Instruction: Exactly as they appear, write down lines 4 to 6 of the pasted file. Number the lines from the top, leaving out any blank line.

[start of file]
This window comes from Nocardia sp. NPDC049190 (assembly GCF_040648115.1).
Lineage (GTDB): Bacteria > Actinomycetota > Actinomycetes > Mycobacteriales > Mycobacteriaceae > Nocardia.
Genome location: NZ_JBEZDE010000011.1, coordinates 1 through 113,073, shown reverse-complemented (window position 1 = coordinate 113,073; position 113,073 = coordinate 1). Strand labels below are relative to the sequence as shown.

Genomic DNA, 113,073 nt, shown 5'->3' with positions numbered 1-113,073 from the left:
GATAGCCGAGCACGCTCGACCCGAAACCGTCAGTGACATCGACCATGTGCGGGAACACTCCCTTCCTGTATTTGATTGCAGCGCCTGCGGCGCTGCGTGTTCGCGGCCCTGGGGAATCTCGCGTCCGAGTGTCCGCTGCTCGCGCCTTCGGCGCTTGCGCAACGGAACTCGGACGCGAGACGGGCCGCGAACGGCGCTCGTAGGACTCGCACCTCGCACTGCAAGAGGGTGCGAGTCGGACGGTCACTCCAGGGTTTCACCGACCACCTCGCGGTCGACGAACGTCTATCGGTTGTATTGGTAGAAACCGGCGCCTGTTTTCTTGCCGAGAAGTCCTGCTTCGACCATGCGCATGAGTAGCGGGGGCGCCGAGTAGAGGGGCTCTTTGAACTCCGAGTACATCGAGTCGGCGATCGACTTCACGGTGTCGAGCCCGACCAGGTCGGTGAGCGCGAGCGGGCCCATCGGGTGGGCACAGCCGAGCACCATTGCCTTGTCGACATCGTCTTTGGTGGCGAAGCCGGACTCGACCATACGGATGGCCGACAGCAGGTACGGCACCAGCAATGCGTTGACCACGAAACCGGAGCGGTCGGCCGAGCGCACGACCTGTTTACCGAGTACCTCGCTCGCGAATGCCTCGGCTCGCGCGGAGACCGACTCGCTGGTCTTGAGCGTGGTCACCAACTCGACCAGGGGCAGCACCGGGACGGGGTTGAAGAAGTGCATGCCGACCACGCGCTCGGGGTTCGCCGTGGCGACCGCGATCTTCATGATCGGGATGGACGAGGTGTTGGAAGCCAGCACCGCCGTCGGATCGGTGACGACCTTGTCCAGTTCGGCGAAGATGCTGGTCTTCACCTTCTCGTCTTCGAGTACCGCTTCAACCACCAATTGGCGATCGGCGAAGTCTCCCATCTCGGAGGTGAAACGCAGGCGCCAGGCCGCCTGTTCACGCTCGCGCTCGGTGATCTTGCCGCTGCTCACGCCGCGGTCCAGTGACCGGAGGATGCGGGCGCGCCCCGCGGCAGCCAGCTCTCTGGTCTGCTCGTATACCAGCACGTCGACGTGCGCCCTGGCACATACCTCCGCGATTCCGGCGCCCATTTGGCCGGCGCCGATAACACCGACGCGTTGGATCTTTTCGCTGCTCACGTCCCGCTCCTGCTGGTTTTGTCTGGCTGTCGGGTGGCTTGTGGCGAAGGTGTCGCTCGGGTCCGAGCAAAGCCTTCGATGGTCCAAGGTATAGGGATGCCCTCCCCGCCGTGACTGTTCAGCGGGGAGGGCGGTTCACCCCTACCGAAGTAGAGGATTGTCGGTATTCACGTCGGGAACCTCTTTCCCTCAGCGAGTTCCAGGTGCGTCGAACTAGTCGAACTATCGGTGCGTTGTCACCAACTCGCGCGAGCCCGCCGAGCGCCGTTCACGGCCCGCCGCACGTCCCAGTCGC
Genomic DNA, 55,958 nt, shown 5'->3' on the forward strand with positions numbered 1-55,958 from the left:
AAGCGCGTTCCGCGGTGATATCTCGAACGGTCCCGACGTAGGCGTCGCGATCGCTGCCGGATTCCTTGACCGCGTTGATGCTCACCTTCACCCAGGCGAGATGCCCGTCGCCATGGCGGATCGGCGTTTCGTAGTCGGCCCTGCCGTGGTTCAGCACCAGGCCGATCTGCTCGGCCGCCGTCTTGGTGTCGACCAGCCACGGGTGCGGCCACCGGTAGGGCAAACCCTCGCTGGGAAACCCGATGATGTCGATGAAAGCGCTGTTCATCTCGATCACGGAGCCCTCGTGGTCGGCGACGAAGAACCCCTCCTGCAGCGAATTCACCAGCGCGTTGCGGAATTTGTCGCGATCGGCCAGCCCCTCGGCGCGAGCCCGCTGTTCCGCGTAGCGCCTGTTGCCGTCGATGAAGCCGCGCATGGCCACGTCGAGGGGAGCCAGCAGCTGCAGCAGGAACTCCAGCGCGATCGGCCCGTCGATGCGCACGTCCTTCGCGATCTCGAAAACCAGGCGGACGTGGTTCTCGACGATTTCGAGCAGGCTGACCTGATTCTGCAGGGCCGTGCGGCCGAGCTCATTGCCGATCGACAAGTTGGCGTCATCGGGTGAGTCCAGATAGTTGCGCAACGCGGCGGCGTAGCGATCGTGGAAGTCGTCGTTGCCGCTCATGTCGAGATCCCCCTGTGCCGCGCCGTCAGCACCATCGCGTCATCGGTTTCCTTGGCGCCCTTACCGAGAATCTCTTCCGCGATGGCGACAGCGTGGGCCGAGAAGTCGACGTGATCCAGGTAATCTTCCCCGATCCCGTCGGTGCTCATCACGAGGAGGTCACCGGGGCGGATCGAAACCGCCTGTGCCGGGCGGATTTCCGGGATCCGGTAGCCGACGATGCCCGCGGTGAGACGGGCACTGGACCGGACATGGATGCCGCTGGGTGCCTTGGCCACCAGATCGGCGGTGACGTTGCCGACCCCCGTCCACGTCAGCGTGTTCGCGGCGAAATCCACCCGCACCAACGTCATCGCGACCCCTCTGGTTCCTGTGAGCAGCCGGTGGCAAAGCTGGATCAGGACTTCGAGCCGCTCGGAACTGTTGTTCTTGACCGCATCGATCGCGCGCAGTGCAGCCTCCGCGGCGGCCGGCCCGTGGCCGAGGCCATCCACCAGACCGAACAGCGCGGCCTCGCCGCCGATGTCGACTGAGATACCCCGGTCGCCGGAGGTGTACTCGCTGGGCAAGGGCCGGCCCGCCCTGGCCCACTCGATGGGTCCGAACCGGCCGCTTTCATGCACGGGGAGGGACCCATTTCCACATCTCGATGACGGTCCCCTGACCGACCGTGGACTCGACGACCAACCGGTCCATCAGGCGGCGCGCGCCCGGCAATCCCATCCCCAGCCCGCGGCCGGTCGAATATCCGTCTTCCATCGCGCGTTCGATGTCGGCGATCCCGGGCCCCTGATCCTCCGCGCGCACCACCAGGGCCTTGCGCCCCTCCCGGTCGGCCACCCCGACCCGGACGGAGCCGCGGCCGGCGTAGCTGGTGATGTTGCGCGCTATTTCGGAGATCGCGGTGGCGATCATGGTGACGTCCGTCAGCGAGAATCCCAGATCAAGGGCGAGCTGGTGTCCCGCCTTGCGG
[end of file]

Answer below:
Genomic DNA, 113,073 nt, shown 5'->3' with positions numbered 1-113,073 from the left:
GATAGCCGAGCACGCTCGACCCGAAACCGTCAGTGACATCGACCATGTGCGGGAACACTCCCTTCCTGTATTTGATTGCAGCGCCTGCGGCGCTGCGTGTTCGCGGCCCTGGGGAATCTCGCGTCCGAGTGTCCGCTGCTCGCGCCTTCGGCGCTTGCGCAACGGAACTCGGACGCGAGACGGGCCGCGAACGGCGCTCGTAGGACTCGCACCTCGCACTGCAAGAGGGTGCGAGTCGGACGGTCACTCCAGGGTTTCACCGACCACCTCGCGGTCGACGAACGTCTATCGGTTGTATTGGTAGAAACCGGCGCCTGTTTTCTTGCCGAGAAGTCCTGCTTCGACCATGCGCATGAGTAGCGGGGGCGCCGAGTAGAGGGGCTCTTTGAACTCCGAGTACATCGAGTCGGCGATCGACTTCACGGTGTCGAGCCCGACCAGGTCGGTGAGCGCGAGCGGGCCCATCGGGTGGGCACAGCCGAGCACCATTGCCTTGTCGACATCGTCTTTGGTGGCGAAGCCGGACTCGACCATACGGATGGCCGACAGCAGGTACGGCACCAGCAATGCGTTGACCACGAAACCGGAGCGGTCGGCCGAGCGCACGACCTGTTTACCGAGTACCTCGCTCGCGAATGCCTCGGCTCGCGCGGAGACCGACTCGCTGGTCTTGAGCGTGGTCACCAACTCGACCAGGGGCAGCACCGGGACGGGGTTGAAGAAGTGCATGCCGACCACGCGCTCGGGGTTCGCCGTGGCGACCGCGATCTTCATGATCGGGATGGACGAGGTGTTGGAAGCCAGCACCGCCGTCGGATCGGTGACGACCTTGTCCAGTTCGGCGAAGATGCTGGTCTTCACCTTCTCGTCTTCGAGTACCGCTTCAACCACCAATTGGCGATCGGCGAAGTCTCCCATCTCGGAGGTGAAACGCAGGCGCCAGGCCGCCTGTTCACGCTCGCGCTCGGTGATCTTGCCGCTGCTCACGCCGCGGTCCAGTGACCGGAGGATGCGGGCGCGCCCCGCGGCAGCCAGCTCTCTGGTCTGCTCGTATACCAGCACGTCGACGTGCGCCCTGGCACATACCTCCGCGATTCCGGCGCCCATTTGGCCGGCGCCGATAACACCGACGCGTTGGATCTTTTCGCTGCTCACGTCCCGCTCCTGCTGGTTTTGTCTGGCTGTCGGGTGGCTTGTGGCGAAGGTGTCGCTCGGGTCCGAGCAAAGCCTTCGATGGTCCAAGGTATAGGGATGCCCTCCCCGCCGTGACTGTTCAGCGGGGAGGGCGGTTCACCCCTACCGAAGTAGAGGATTGTCGGTATTCACGTCGGGAACCTCTTTCCCTCAGCGAGTTCCAGGTGCGTCGAACTAGTCGAACTATCGGTGCGTTGTCACCAACTCGCGCGAGCCCGCCGAGCGCCGTTCACGGCCCGCCGCACGTCCCAGTCGC
Genomic DNA, 55,958 nt, shown 5'->3' on the forward strand with positions numbered 1-55,958 from the left: